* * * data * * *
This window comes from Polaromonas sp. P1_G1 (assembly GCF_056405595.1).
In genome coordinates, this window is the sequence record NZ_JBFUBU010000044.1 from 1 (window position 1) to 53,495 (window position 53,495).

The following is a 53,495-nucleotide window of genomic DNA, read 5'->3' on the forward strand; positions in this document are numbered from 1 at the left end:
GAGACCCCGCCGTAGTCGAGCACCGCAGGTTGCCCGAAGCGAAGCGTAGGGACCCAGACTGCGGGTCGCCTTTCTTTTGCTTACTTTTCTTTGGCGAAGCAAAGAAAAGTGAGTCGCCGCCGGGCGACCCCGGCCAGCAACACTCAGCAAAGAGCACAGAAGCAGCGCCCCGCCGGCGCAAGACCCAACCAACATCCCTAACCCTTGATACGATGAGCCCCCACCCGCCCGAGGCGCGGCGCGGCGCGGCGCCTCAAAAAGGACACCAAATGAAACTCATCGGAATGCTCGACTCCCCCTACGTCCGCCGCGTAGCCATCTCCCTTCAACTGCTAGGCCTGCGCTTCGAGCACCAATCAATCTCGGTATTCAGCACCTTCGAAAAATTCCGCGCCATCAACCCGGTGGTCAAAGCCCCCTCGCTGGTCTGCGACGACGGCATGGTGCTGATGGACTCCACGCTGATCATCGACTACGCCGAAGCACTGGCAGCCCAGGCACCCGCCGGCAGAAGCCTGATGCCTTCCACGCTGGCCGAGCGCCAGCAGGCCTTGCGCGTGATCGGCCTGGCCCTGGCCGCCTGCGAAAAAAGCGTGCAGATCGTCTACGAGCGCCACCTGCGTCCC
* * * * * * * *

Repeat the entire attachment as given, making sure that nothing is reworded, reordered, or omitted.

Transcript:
This window comes from Polaromonas sp. P1_G1 (assembly GCF_056405595.1).
In genome coordinates, this window is the sequence record NZ_JBFUBU010000044.1 from 1 (window position 1) to 53,495 (window position 53,495).

The following is a 53,495-nucleotide window of genomic DNA, read 5'->3' on the forward strand; positions in this document are numbered from 1 at the left end:
GAGACCCCGCCGTAGTCGAGCACCGCAGGTTGCCCGAAGCGAAGCGTAGGGACCCAGACTGCGGGTCGCCTTTCTTTTGCTTACTTTTCTTTGGCGAAGCAAAGAAAAGTGAGTCGCCGCCGGGCGACCCCGGCCAGCAACACTCAGCAAAGAGCACAGAAGCAGCGCCCCGCCGGCGCAAGACCCAACCAACATCCCTAACCCTTGATACGATGAGCCCCCACCCGCCCGAGGCGCGGCGCGGCGCGGCGCCTCAAAAAGGACACCAAATGAAACTCATCGGAATGCTCGACTCCCCCTACGTCCGCCGCGTAGCCATCTCCCTTCAACTGCTAGGCCTGCGCTTCGAGCACCAATCAATCTCGGTATTCAGCACCTTCGAAAAATTCCGCGCCATCAACCCGGTGGTCAAAGCCCCCTCGCTGGTCTGCGACGACGGCATGGTGCTGATGGACTCCACGCTGATCATCGACTACGCCGAAGCACTGGCAGCCCAGGCACCCGCCGGCAGAAGCCTGATGCCTTCCACGCTGGCCGAGCGCCAGCAGGCCTTGCGCGTGATCGGCCTGGCCCTGGCCGCCTGCGAAAAAAGCGTGCAGATCGTCTACGAGCGCCACCTGCGTCCC